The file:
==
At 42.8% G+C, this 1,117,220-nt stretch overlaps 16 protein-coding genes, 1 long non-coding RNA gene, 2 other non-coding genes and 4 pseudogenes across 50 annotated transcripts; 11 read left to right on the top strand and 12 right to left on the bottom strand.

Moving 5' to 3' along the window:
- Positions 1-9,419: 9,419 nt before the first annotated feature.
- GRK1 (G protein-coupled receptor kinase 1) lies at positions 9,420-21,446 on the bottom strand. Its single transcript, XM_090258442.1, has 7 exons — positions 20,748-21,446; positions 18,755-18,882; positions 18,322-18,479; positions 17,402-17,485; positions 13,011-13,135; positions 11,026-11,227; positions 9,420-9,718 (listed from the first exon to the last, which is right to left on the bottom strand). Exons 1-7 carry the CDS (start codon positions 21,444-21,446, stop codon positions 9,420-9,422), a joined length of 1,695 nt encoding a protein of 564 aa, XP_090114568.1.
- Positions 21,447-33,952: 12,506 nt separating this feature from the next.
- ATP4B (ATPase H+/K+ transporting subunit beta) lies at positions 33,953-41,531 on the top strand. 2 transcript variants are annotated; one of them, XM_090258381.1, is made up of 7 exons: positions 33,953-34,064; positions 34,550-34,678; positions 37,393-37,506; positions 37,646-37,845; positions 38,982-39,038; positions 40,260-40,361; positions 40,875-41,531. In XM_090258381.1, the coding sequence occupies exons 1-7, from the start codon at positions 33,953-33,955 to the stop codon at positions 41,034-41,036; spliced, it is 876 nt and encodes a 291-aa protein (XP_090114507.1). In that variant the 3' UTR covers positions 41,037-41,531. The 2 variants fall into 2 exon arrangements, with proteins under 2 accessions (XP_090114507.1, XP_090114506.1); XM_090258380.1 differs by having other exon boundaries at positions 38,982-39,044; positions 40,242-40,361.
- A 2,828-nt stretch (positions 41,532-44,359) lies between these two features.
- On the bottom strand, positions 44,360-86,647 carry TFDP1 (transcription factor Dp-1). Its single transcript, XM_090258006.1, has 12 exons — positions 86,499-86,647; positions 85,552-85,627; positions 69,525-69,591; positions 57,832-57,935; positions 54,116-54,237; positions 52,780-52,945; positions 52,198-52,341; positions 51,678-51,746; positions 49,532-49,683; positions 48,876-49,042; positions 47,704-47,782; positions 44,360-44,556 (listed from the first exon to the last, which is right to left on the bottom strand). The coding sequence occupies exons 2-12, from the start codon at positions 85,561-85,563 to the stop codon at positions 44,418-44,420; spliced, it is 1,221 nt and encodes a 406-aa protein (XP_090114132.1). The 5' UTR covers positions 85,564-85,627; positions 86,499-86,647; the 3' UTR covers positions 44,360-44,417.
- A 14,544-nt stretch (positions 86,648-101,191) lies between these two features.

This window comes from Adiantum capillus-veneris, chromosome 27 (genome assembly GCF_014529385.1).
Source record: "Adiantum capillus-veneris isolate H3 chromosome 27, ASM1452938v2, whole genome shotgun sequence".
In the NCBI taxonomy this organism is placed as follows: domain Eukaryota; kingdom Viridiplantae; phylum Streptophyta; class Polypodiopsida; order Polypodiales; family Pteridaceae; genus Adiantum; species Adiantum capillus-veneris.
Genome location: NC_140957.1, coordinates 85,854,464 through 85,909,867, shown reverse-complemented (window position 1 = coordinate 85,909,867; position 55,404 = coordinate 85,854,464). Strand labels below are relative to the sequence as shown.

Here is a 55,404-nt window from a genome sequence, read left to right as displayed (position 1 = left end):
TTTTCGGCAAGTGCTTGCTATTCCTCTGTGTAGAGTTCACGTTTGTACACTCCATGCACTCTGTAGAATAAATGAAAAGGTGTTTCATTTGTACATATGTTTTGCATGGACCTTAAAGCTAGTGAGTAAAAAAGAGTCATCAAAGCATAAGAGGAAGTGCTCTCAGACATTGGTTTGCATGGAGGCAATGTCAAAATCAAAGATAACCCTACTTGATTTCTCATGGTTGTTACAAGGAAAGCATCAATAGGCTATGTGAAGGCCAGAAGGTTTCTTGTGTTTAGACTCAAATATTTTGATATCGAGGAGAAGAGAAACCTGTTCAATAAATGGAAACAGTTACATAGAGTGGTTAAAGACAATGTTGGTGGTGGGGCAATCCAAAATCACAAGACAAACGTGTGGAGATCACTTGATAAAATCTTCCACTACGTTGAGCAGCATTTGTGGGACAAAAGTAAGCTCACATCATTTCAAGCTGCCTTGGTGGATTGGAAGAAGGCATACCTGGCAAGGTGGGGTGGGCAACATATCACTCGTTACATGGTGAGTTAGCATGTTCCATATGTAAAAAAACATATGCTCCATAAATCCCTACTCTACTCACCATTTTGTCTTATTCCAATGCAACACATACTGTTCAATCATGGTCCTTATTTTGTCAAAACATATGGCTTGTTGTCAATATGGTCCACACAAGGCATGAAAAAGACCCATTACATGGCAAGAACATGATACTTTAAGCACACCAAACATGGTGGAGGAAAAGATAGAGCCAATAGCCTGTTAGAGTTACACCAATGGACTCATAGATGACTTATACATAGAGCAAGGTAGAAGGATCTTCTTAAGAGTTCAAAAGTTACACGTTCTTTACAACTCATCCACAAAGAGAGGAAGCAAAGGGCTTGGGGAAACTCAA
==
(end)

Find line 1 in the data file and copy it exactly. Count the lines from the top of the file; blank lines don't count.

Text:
At 42.8% G+C, this 1,117,220-nt stretch overlaps 16 protein-coding genes, 1 long non-coding RNA gene, 2 other non-coding genes and 4 pseudogenes across 50 annotated transcripts; 11 read left to right on the top strand and 12 right to left on the bottom strand.